It's been nearly twenty years since the doors of the haunted Stauf mansion were first opened, unveiling their dark secrets, fiendish puzzles, and ghostly inhabitants. Retro Gamer crosses the threshold once more in search of the real story.
From the beautifully animated 3D mansion to the groundbreaking videos of ghostly apparitions, Trilobyte's puzzler introduced players to what could be achieved with ingenuity, imagination, and a new thing called a CD-ROM.
"Rob [Landeros] and I were really into the old TV show Twin Peaks," says co-creator Graeme Devine, "and the company we worked for, Virgin Games, had the rights to the board game Clue. So our initial thinking was that we would make a version of Clue with a Twin Peaks feeling to it. We also loved the old movies House On Haunted Hill and The Haunting, so slowly the idea morphed into a haunted house."
The house became the home of Henry Stauf, an evil toymaker whose creations claim the lives of several children through a strange virus. As the game begins, the player enters the mansion to find it populated with bizarre puzzles to solve, and ghosts roaming the halls playing out a tragic story.
"Initially his name was Henry Steeple," Graeme admits, "Matthew Costello came up with Henry Stauf because he thought it was good to have his last name be an acronym of Faust. I think we just wanted to find the creepy angle. Toy maker? Creepy…"
The bulk of the puzzle design was on the shoulders of co-creator Rob Landeros, a long-time fan of pen and paper brain teasers. "I think my main inspiration was a little game called The Fool's Errand," Rob states. "It was a series of puzzles of various types with a tarot card-related story and theme. Every time you solved a puzzle, you would get a piece of a map that would lead you to the final goal – that's how we structured The 7th Guest. Most of the house is inaccessible to start with, but each time you solve a puzzle or solve a riddle, another part of the house is opened to you."
Players had to contend with an impressive array of logic puzzles involving wordplay, mazes, slicing up cakes, classic board games like reversi and chess, and deciphering patterns. But the real star of the show was the lusciously animated mansion itself. From the stained glass window in the entrance hall, to the iconic staircase that dominated the lower floor, every location was an impressive artistic feat and a world away from the typically blocky graphics of the time.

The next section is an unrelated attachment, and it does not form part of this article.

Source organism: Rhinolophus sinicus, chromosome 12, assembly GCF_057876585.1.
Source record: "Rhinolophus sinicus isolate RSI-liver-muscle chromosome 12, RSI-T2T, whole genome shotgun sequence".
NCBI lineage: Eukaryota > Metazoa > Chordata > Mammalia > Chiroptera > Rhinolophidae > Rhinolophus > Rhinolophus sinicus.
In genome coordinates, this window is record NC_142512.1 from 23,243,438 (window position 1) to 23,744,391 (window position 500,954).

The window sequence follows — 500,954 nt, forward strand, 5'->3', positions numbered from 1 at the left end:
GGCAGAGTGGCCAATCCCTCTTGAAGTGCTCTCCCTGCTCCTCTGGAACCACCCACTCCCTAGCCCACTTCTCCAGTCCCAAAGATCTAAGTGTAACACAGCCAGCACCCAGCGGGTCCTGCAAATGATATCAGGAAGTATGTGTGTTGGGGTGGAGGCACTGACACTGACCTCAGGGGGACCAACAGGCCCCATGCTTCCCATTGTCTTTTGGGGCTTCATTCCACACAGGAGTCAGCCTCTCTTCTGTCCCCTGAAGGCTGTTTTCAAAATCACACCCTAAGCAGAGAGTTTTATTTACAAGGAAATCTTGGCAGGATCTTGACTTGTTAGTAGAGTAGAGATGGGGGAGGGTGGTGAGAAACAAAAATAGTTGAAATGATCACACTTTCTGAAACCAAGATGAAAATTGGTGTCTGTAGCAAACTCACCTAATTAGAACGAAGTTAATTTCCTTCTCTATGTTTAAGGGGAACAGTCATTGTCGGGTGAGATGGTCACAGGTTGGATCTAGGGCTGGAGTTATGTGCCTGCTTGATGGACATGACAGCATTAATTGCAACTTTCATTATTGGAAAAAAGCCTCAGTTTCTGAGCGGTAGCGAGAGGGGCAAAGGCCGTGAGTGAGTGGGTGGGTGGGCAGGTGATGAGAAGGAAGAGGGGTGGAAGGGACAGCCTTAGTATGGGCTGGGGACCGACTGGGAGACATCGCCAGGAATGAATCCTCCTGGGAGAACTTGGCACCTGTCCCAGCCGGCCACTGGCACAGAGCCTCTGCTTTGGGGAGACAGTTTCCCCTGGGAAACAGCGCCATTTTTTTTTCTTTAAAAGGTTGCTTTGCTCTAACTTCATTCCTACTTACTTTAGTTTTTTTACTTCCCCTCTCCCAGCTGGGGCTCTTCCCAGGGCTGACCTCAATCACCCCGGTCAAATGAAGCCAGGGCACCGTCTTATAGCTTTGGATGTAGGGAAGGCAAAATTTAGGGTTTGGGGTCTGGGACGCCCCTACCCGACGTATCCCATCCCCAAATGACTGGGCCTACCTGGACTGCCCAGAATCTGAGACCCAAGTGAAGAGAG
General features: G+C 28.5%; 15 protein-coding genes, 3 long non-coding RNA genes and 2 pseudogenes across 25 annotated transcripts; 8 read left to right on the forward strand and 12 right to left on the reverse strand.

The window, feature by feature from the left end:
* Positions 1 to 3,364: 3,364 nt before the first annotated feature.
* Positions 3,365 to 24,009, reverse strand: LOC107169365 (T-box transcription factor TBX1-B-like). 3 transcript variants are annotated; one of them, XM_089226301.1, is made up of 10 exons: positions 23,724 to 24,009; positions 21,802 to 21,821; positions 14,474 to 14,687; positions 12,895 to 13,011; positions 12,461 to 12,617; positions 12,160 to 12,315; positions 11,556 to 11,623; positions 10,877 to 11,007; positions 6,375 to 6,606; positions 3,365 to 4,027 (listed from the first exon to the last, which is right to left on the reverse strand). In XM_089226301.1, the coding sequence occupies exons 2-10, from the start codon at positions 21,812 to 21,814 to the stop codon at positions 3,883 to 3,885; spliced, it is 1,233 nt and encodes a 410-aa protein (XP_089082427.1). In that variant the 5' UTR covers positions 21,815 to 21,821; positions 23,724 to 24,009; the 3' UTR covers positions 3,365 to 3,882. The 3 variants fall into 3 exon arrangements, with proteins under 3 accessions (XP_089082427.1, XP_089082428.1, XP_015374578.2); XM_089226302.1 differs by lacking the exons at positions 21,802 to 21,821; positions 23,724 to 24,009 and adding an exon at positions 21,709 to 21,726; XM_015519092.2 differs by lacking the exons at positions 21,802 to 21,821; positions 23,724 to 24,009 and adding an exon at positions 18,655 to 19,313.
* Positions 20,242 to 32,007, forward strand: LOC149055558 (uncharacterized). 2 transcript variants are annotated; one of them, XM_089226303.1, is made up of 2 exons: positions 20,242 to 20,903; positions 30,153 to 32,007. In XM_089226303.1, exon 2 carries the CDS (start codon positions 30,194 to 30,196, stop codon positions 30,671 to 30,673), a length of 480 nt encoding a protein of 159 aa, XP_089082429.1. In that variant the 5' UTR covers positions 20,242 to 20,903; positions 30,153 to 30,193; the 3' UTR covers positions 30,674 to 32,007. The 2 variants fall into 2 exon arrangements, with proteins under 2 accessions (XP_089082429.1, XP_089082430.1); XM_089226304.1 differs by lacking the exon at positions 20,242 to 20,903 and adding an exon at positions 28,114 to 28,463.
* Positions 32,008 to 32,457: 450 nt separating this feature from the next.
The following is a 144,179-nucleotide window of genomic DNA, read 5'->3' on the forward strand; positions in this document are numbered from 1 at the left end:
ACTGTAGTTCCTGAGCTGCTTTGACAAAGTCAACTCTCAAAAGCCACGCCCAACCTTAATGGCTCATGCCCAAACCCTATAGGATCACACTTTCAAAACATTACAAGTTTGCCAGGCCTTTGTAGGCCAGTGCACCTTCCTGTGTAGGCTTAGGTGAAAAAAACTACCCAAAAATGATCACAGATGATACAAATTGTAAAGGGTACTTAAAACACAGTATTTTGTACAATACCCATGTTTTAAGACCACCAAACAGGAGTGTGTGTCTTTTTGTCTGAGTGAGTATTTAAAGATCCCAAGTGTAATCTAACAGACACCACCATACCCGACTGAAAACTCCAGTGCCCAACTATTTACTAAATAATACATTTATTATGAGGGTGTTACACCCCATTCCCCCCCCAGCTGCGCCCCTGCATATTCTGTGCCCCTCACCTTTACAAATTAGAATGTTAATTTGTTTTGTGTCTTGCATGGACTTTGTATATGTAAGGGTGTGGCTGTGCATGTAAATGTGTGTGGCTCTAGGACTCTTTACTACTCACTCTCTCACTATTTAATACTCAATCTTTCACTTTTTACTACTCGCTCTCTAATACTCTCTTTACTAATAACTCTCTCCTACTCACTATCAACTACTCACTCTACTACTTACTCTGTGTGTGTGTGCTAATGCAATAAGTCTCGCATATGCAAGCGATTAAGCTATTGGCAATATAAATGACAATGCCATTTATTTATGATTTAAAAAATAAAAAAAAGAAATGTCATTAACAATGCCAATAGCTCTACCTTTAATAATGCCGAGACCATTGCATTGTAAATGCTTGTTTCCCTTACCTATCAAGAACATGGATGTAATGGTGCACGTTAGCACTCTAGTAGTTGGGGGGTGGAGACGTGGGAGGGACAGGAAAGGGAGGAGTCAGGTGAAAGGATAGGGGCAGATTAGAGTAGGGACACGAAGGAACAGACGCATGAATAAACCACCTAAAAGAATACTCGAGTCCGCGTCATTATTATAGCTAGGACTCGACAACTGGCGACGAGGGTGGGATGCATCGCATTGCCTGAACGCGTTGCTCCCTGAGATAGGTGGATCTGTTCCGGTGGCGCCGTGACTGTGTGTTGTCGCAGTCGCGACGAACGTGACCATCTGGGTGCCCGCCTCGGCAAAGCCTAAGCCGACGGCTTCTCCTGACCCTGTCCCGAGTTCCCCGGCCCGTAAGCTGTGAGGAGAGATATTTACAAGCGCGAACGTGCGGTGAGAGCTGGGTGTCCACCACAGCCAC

"Our original idea was to find a mansion, take a camera in there, set it up on a tripod in the middle of the room, then scan 360 degrees and use that," explains Rob. "So we found the largest house in Oregon... but there were no mansions there that had 100ft art galleries. They were very claustrophobic and it didn't work. Then one of our artists, Robert Stein, played with 3D Studio and put together a room, animated it, and had furniture floating around eerily. It was kind of a revelation at that point and we said 'Yeah, we're gonna do it that way'."
The introduction of the ghostly video scenes that the player encounters was also something truly revolutionary. "There had been the Sherlock Holmes games which had tiny 160x100 videos," Graeme remembers, "but no one had tried full screen and certainly not in SVGA. A lot of people thought what we were doing was impossible and that our demos were smoke and mirrors."
Assembling a cast from Oregon's thriving acting community, the team set about capturing the spectres that would inhabit the house and reveal the terrible story of Stauf. "We filmed for two days on SVHS," says Graeme, "against a blue screen that wasn't really blue and that we broke (one of the actors fell through it), then repaired with blue painting tape. All in all, that's not the best way to film ghosts. We left the halo around the actors in place because we couldn't clean it, and made it into a 'ghostly aura'."
A game of The 7th Guest's size and ambition required huge amounts of storage and advanced multimedia capabilities, something made possible by the arrival of the CD-ROM. "It was timing," states Rob. "That tool was there and we were one of the first to use it. Only a handful of people had CD-ROM drives in their computers when we first started looking into them. People were still thinking of doing things the old fashioned way, pixel by pixel, and building up graphics. The debate was how do you fill up a CD-ROM? And even if you did, how can you screen video? Those were the questions... and we solved them."
The game was released on the Mac and PC in 1993 and sold over two million copies. The game also spawned a sequel The 11th Hour, and was ported to iOS in 2010. "We were expecting some success," admits Graeme, "but we didn't expect people to rush out and buy CD-ROM drives just so they could play a game. We were blown away by the reaction. Moving real 3D that looked nice. The puzzles were fun and the story, while a bit goofy, held your attention.
"More than that, it was a game you could sit down with as a family and play. It wasn't Doom. There were a lot of people who wrote to us saying they took turns with the mouse to play the game, and while a lot of the game was spooky, it was Scooby Doo spooky, which you can sit through with a family. That said, people did seem to get really scared playing the game alone in the dark.'
This feature first ran in Retro Gamer 108. You can subscribe to Retro Gamer Magazine (opens in new tab) here and get more features just like this one delivered straight to your doorstep.